I think we can expect that living in this world will be tougher and tougher as the years pass until Jesus returns. How that will look on a practical level concerning people and government is beyond my ken, Michelle.

  3. LorenHaas says:

    David Barton, et al.
    I have an undergraduate degree in US History. This stuff drives me NUTS!
    So the big question is, how is this OK?
    I get those condescending “there he goes again” eye rolls at bible studies when I stand my ground on these issues, like I am the one rocking the boat.
    OK, enough ranting. I will just bookmark this blog post on my smart phone.

    • Tim says:

      When the eyerolls come along, I just adopt a professorial mien and say in my best baritone, “Of course, people who teach such nonsense are nuts. One wonders, ‘What they could be thinking?’ It’s absolute bonkers.” Then the eyerolls really get going.

  4. Jeannie says:

    The idea that America is a Christian nation may seem laudable and patriotic yet often seems to be used — and this is the ultimate irony — to justify racism and hatred: “We need to bring America back to the great principles it was founded on, and those ‘other’ people [Muslims, gays, you name it] are in the way.” This is a real and present danger of trying to combine the two governments in this way. (By the way, I’m not saying Canada is any better; a similar kind of rhetoric goes on here, just not so explicitly religious.)

  5. Pastor Bob says:

    I have been comfortable hearing ‘Christian Nation’ as one that holds ‘Christian Values’ since not everyone will make that all important decision. I grew up watching mean take off their hats before entering the church building, reverent tones when referring to ‘the man upstairs,’ and people generally and genuinely treating others with respect.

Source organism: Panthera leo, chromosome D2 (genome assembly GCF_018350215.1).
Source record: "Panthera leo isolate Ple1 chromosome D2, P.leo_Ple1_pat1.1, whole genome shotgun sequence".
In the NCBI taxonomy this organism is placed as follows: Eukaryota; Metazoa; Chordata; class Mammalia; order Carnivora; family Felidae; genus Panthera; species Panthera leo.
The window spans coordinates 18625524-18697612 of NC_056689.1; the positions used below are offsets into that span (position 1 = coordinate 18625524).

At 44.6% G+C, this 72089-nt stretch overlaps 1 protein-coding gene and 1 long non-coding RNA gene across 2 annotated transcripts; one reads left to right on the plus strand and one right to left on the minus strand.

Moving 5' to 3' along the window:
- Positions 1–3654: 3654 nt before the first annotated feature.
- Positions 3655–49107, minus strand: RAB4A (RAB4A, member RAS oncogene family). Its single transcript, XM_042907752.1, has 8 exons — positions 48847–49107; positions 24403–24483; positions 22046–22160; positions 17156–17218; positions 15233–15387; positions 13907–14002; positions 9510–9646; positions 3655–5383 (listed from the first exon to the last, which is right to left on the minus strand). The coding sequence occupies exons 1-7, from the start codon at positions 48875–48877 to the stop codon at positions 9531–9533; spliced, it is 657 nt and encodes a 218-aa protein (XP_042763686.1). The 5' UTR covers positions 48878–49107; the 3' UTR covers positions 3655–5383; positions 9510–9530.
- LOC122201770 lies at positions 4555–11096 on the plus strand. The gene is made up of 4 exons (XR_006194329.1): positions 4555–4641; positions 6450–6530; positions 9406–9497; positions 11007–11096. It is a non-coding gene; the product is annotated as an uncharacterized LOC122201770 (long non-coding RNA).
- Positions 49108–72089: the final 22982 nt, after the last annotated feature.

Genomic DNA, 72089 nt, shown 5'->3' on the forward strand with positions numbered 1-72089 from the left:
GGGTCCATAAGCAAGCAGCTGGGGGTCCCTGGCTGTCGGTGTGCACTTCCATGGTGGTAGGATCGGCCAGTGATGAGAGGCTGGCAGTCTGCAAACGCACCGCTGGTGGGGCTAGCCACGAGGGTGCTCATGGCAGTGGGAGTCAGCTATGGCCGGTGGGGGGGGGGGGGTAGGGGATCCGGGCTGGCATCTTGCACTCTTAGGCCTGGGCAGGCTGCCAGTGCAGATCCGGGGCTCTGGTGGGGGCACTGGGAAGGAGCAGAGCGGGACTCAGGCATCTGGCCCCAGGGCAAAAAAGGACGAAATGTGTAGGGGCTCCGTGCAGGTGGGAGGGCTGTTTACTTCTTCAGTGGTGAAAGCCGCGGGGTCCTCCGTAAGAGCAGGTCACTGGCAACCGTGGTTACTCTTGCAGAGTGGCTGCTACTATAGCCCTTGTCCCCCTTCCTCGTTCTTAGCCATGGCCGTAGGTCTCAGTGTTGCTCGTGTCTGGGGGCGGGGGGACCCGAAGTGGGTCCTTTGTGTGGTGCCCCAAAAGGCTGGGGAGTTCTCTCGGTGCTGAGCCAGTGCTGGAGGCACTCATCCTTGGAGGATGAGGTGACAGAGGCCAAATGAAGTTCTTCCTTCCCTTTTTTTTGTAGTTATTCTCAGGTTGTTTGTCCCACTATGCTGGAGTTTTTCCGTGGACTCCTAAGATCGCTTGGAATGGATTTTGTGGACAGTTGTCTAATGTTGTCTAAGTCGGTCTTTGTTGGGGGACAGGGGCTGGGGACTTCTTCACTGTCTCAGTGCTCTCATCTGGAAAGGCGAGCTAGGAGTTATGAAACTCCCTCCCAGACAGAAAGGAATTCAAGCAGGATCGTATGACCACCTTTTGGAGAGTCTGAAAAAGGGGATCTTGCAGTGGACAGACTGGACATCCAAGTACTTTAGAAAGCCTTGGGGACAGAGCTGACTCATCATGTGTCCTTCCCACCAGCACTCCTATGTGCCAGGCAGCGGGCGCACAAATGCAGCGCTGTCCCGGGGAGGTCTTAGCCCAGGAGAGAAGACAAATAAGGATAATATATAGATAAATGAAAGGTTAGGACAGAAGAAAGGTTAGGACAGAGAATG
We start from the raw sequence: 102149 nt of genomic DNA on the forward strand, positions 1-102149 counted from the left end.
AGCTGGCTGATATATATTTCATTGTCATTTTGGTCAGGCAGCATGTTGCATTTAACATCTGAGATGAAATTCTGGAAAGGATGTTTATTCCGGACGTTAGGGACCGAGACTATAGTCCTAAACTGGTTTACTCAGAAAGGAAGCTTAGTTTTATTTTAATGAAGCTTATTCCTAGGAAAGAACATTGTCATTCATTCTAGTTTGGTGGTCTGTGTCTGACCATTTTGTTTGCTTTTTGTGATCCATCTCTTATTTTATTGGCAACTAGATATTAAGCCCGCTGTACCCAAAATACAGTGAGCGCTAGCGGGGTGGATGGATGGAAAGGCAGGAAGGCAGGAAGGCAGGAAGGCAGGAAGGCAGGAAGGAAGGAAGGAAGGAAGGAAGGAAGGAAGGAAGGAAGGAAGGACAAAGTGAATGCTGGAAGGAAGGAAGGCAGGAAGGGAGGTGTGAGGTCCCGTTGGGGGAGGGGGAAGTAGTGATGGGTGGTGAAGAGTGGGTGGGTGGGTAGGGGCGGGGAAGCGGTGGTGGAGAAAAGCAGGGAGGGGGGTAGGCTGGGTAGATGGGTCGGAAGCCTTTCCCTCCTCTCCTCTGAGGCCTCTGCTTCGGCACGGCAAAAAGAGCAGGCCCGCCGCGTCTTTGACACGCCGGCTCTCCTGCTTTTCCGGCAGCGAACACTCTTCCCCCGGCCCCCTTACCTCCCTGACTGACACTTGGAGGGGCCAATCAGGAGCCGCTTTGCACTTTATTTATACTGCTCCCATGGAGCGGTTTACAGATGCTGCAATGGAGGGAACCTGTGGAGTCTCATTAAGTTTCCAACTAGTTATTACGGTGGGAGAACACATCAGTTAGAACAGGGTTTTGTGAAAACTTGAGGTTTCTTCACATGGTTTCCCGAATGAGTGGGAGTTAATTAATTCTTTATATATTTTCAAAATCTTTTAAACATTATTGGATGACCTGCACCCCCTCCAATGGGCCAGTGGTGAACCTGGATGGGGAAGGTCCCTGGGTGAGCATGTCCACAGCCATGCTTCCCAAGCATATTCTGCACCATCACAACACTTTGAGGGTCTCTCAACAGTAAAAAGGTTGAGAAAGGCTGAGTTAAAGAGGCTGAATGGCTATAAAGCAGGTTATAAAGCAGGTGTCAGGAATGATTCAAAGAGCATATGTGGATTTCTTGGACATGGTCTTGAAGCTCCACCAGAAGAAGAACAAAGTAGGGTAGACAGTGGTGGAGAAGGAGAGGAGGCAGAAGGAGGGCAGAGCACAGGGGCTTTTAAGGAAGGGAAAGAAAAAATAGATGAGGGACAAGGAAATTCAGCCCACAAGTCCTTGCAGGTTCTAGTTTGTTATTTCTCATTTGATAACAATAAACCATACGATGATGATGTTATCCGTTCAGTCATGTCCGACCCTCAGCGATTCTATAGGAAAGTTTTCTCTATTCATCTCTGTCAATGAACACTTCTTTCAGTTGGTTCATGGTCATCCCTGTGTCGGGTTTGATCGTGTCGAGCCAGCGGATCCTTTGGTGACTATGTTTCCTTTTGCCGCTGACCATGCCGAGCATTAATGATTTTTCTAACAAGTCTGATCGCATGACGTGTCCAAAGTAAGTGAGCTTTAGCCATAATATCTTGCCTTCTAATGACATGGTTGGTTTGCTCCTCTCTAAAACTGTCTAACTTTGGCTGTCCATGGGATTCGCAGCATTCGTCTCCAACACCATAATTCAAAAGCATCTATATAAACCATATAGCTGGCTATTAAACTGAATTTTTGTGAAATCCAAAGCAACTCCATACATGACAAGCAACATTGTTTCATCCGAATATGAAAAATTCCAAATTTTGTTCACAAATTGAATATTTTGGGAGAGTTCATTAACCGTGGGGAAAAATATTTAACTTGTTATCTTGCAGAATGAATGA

I see less of a lot of those things, prayer under attack, simple expressions condemned, that which once was accepted and believed ridiculed. God blesses those who follow His principles on planet earth, but their eternal rewards have been determined by the heart decision that is made.
    We never were a ‘Christian nation,’ and we are less of one new.

    • Tim says:

      I wonder about the phrase “man upstairs”. If they mean Jesus, God incarnate, I get it. If they mean God the Father, then it seems to conflate the Creator with his creation. What do you think, PB?

      • Pastor Bob says:

        Never had to figure that one out. All I heard was respect, the type of respect that is sadly missing in this day and age.

  6. Laura Droege says:

    Thank you, Tim. I can’t believe how many people I know who believe that somehow, the Founding Fathers were drawing from the Bible when they came up with the constitution. I’ve read the constitution multiple times (thanks to my Political Science 101 prof who commanded that we read it every day), and I see the influence of enlightenment philosophy, not Christianity.

    • Tim says:

      You’d think that if this were a Christian nation the foundational document would have mentioned it at least once. But if people would actually read the text – as your professor directed all you students to do – they’d see it’s just not there.

      • Laura Droege says:

        What’s strange to me is when people who claim to have degrees in history or be huge readers of historical material, including the primary documents, hold the view that we’re a Christian nation and the Founding Dads were influenced by the Bible as they drafted the constitution. I don’t bother to argue with them. I’m not good with verbal arguing, so the other person runs over me and I become upset. Hate that.

  7. Carmen S. says:

    I’m not crazy about Constitution Day. How different things would be if we had a Preamble Day.